In the News

“DA Hopeful, “Ex-Judge Lasak Reversed Over Handling of DA Bias in Jury Selection”

By New York Law Journal
Article Date January 14, 2019

NYLS Faculty : Rebecca Roiphe

New York Law School professor Rebecca Roiphe, herself a former state prosecutor, said issues like Batson challenges are already fraught with sensitive concerns that judges have to carefully confront all the time, and how they’re handled needs to assure all those involved that everyone starts with a level playing field.

“They’re the kinds of issues that, on their own, could call into question not just the legitimacy of a particular prosecution, but of the entire criminal justice system,” she said. “You throw one little extra thing into the story, like the prosecutor is a child of a colleague on the bench, and because it’s so precarious to start with, because these issues by their nature bring up such sensitive questions, that it’s a good example of how what seems like an innocuous thing can sow discord throughout the entire process.”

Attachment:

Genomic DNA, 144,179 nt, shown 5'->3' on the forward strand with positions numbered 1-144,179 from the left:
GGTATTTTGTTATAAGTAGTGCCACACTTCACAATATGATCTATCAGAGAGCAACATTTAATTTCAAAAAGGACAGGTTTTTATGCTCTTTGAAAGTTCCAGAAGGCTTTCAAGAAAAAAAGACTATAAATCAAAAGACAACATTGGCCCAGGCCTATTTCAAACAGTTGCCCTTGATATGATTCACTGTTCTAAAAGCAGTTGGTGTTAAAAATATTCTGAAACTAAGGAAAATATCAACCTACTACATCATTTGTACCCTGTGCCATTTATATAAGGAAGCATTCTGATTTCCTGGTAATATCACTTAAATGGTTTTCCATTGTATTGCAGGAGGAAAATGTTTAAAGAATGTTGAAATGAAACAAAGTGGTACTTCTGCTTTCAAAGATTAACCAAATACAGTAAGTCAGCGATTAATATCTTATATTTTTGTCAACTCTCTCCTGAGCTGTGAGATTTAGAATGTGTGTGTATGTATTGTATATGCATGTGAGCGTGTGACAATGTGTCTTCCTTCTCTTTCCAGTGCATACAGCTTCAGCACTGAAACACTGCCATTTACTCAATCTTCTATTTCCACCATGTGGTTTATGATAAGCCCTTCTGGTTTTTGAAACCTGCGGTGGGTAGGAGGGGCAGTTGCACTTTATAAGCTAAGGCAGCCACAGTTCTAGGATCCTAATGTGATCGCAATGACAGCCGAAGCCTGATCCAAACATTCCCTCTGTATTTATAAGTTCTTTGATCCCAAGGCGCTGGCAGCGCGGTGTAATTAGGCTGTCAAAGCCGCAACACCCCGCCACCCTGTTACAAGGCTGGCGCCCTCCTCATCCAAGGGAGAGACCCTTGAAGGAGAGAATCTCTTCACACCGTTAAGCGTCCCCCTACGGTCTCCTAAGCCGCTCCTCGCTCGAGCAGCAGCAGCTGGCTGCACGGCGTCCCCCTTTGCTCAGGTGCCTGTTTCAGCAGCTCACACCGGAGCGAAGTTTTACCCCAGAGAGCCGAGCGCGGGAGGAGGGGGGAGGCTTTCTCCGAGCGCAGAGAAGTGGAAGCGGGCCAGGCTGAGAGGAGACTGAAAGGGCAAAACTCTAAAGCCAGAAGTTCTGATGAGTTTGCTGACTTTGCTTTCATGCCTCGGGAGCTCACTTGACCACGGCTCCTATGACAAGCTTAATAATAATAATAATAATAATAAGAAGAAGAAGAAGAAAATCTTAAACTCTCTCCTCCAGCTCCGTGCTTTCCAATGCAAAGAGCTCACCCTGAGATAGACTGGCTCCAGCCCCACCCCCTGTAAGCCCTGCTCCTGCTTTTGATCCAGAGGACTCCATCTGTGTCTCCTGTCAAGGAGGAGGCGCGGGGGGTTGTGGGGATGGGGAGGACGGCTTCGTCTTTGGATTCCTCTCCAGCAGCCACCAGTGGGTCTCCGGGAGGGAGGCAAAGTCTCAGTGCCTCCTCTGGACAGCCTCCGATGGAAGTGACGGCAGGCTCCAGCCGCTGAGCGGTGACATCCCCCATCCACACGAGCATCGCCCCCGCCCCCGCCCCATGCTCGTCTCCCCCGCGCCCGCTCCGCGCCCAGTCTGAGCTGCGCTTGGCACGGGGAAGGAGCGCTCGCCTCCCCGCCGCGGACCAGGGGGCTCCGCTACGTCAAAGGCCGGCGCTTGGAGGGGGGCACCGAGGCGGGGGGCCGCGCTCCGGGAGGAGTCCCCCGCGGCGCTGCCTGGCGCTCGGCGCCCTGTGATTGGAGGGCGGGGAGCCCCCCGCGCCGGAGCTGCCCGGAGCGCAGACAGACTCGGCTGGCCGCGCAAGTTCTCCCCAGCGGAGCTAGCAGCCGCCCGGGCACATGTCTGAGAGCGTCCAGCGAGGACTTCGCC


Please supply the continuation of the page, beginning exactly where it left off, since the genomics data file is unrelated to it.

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in “With Demand for Housing Attorneys at All-Time High, NY Law School Sees New Role for Itself”

By New York Law Journal
Article Date January 14, 2019

NYLS and Andrew Scherer Featured

When the U.S. Supreme Court in Gideon v. Wainwright, 372 U.S. 335, established the right to counsel for criminal defendants in 1963, it wasn’t surprising that lawyers were in demand like never before.

Now, New York City’s Right to Counsel Law is having a similar effect on civil attorneys, and New York Law School wants to play a major role preparing students to be housing attorneys and training managers to supervise them.

The school is about to announce that it’s launching a training program for supervisors at nonprofits that have contracted with the city to provide the lawyers. By concentrating on the managers, law school officials estimate that the program would have an impact on close to 1,000 attorneys over three years.